US Senate questions Trump's alliance with Saudi Arabia

DAILY SABAH WITH AA
Istanbul
Published 12.07.2019 00:08

A bipartisan group of senators, irritated with Donald Trump's pro-Saudi policies, introduced legislation Wednesday that could dramatically overhaul U.S.-Saudi ties. The move came after the U.S. President Trump's recent decision to bypass Congress to sell weapons to Saudi Arabia and the United Arab Emirates.

Senate Foreign Relations Committee Chairman Jim Risch was joined by Republican Sen. Marco Rubio and Democratic senators Jeanne Shaheen and Chris Coons in sponsoring the Saudi Arabia Diplomatic Review Act of 2019. In addition to initiating a sweeping and strategic review of bilateral relations, the bill would revoke or deny visas for members of the Saudi royal family that serve in executive posts. It would further address in a yet-unspecified manner the Saudi-led campaign in Yemen.

The Trump administration has had a close relationship with Saudi Arabia, which it views as a bulwark against Iran's ambitions in the region. The kingdom and its allies have been emboldened by Trump's unwavering dedication to pressuring Iran's leadership, which includes his decision to pull out of a nuclear agreement with Iran and re-imposing punishing sanctions to cripple its economy.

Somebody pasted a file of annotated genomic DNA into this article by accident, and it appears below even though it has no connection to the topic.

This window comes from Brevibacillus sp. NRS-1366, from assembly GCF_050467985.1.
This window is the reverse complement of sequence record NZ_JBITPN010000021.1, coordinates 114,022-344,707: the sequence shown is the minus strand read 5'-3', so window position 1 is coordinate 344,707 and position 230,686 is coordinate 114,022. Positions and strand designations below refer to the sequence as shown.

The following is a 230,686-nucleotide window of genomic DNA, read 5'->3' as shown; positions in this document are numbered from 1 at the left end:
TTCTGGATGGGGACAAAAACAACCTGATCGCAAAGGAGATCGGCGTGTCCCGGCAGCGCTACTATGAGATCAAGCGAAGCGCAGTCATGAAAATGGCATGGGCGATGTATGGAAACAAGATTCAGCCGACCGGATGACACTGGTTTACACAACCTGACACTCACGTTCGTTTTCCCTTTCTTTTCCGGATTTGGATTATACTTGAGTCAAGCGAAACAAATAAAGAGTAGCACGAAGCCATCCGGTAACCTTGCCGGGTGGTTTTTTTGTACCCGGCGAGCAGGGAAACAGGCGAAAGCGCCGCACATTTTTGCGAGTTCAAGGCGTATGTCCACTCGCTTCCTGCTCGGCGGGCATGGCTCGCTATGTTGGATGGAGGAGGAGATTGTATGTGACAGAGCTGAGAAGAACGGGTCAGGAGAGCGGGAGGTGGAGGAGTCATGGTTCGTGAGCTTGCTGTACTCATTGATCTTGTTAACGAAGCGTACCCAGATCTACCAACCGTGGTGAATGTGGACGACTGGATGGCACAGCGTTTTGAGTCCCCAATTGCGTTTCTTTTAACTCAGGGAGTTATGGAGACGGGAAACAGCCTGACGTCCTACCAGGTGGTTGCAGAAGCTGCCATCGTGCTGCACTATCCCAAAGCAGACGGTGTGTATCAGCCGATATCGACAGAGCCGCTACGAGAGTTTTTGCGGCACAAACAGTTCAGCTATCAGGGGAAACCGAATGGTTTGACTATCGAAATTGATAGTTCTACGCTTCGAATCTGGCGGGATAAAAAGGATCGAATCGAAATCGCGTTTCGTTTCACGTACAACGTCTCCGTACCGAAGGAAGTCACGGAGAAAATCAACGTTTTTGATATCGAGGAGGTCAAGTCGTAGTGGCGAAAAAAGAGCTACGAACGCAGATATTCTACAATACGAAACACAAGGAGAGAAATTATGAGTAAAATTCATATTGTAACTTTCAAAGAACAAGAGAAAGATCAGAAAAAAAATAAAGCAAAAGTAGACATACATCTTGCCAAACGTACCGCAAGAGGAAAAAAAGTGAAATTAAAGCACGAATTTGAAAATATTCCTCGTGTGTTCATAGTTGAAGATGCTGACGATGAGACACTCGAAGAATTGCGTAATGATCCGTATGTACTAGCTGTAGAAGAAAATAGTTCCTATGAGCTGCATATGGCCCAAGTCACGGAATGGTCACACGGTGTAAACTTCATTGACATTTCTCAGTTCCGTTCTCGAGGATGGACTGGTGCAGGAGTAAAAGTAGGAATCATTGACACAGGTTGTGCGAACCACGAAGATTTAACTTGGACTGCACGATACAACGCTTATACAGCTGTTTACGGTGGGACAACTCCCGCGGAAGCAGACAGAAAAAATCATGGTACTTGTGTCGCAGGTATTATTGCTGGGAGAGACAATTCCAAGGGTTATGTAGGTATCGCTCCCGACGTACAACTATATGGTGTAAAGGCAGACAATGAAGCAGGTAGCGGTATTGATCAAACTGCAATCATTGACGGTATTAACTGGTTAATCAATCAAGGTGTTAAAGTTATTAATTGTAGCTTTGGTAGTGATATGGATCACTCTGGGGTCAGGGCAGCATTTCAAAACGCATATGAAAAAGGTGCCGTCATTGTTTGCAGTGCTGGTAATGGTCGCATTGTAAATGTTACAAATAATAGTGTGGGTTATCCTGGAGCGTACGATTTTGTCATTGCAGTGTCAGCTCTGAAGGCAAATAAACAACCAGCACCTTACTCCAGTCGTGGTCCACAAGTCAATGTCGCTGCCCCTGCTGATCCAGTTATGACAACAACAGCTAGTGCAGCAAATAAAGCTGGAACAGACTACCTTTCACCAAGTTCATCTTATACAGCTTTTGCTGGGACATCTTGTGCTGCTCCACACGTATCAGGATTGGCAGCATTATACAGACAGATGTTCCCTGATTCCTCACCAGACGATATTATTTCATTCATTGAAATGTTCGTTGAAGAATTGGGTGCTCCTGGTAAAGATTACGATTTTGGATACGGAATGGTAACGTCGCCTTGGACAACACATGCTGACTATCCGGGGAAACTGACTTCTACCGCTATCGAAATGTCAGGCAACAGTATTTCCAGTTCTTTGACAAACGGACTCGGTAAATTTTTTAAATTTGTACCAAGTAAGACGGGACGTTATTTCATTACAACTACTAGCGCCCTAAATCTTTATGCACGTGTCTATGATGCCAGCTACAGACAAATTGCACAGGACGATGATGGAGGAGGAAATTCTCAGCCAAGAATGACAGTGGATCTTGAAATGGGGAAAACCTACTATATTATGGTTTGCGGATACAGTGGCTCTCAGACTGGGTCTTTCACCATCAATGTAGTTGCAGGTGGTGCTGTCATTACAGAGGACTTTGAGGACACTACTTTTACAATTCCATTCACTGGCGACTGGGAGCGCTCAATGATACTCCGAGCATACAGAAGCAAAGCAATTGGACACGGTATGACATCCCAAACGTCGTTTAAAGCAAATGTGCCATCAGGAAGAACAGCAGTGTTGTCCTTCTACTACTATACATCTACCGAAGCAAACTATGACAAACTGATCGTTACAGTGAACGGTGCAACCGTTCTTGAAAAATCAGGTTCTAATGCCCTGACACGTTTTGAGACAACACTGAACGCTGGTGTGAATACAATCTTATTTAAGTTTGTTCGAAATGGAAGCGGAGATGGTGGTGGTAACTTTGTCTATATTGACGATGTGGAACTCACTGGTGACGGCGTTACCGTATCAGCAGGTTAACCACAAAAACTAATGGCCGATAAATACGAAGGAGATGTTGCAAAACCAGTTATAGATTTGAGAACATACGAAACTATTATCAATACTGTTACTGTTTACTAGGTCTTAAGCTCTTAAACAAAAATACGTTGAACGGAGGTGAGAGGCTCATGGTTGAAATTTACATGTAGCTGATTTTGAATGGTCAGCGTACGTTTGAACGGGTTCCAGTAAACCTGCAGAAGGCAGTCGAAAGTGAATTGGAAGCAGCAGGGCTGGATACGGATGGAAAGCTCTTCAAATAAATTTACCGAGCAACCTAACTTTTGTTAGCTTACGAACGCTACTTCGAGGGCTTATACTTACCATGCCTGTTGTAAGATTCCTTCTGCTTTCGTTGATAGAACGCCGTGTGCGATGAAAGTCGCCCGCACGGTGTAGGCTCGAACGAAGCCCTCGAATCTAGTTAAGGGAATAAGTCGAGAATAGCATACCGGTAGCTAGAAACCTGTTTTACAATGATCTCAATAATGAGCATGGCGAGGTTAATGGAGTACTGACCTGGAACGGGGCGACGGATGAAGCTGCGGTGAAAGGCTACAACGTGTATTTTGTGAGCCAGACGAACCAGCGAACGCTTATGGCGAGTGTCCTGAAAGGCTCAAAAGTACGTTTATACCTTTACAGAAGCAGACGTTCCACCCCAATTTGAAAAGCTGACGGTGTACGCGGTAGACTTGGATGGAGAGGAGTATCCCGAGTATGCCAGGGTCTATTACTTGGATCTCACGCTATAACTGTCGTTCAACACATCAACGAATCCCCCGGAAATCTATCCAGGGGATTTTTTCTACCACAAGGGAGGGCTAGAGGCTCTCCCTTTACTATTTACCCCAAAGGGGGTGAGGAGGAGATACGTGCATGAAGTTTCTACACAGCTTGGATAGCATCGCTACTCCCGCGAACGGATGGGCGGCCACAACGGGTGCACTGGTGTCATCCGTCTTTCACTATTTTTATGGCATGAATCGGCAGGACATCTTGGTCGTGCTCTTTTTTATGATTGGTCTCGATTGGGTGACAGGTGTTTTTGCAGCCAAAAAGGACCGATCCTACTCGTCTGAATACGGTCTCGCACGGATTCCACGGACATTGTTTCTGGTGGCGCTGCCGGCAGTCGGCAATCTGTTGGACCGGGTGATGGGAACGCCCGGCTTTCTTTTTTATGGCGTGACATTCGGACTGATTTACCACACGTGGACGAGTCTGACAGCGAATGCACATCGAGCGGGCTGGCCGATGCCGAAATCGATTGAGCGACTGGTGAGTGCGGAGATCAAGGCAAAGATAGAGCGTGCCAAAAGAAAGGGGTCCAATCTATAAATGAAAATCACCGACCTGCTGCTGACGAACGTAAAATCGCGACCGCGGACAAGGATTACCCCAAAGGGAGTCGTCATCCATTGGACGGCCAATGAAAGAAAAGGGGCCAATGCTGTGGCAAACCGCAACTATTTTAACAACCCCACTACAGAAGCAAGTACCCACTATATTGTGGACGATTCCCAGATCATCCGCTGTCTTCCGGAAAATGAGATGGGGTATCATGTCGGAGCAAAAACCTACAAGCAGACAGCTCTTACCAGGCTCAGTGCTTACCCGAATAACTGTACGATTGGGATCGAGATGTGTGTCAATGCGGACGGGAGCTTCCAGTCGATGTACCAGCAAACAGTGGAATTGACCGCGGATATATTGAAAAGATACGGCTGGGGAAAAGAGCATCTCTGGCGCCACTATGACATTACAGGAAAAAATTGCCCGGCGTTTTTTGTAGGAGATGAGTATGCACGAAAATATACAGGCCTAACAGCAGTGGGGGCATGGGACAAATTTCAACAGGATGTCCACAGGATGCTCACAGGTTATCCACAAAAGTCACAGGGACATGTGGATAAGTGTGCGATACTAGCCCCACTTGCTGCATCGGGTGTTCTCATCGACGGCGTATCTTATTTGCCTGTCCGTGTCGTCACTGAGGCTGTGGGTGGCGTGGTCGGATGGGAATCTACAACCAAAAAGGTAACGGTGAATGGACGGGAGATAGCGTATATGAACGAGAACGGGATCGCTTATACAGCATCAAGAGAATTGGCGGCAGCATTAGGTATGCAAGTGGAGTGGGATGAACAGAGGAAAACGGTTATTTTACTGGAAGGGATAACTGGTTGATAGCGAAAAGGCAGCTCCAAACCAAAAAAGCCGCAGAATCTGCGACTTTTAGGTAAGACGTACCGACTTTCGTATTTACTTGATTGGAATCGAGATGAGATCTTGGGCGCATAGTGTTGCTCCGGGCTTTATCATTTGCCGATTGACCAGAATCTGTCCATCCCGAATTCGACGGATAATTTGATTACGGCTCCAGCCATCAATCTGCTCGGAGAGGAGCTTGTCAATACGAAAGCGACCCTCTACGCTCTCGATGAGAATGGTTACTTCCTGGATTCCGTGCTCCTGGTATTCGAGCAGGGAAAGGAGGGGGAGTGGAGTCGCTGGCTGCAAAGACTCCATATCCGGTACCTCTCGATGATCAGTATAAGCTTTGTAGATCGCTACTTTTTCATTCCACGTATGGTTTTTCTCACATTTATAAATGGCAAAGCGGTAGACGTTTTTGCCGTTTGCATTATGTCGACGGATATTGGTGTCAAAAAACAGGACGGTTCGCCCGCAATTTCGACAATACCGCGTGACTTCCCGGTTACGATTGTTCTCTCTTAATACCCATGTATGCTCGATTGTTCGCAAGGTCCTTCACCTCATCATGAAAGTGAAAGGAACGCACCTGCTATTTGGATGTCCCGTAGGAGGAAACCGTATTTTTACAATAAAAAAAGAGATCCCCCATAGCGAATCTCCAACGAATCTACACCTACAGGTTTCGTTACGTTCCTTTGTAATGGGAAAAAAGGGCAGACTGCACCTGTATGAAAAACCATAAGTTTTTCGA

Saudi Arabia is one of the major buyers of U.S.-made weapons, and the U.S. provides intelligence and aerial refueling support to the Saudi-led coalition fighting rebels in Yemen. U.S. lawmakers, angered by the Oct. 2 assassination and dismemberment of Washington Post columnist Jamal Khashoggi at the Saudi Consulate in Istanbul, have looked to suspend negotiations with Saudi Arabia on a nuclear technology-sharing agreement and have called for halting arms sales to Riyadh. Trump, nevertheless, maintains that the order of $110 billion in weapons that support 500,000 U.S. jobs should not be put in peril.

Last year, Trump made an undiplomatic remark about the U.S.' close ally Saudi Arabia, saying he warned King Salman he would not last in power "for two weeks" without the backing of the U.S. military.

Riyadh has worked to cultivate warm relations with Trump after having rocky moments with former President Barack Obama. Saudi Arabia welcomed Trump for his first overseas trip as president. Trump's administration, particularly his son-in-law Jared Kushner, has sought a close relationship with King Salman's son, Mohammed bin Salman, the country's crown prince and next in line to the throne.

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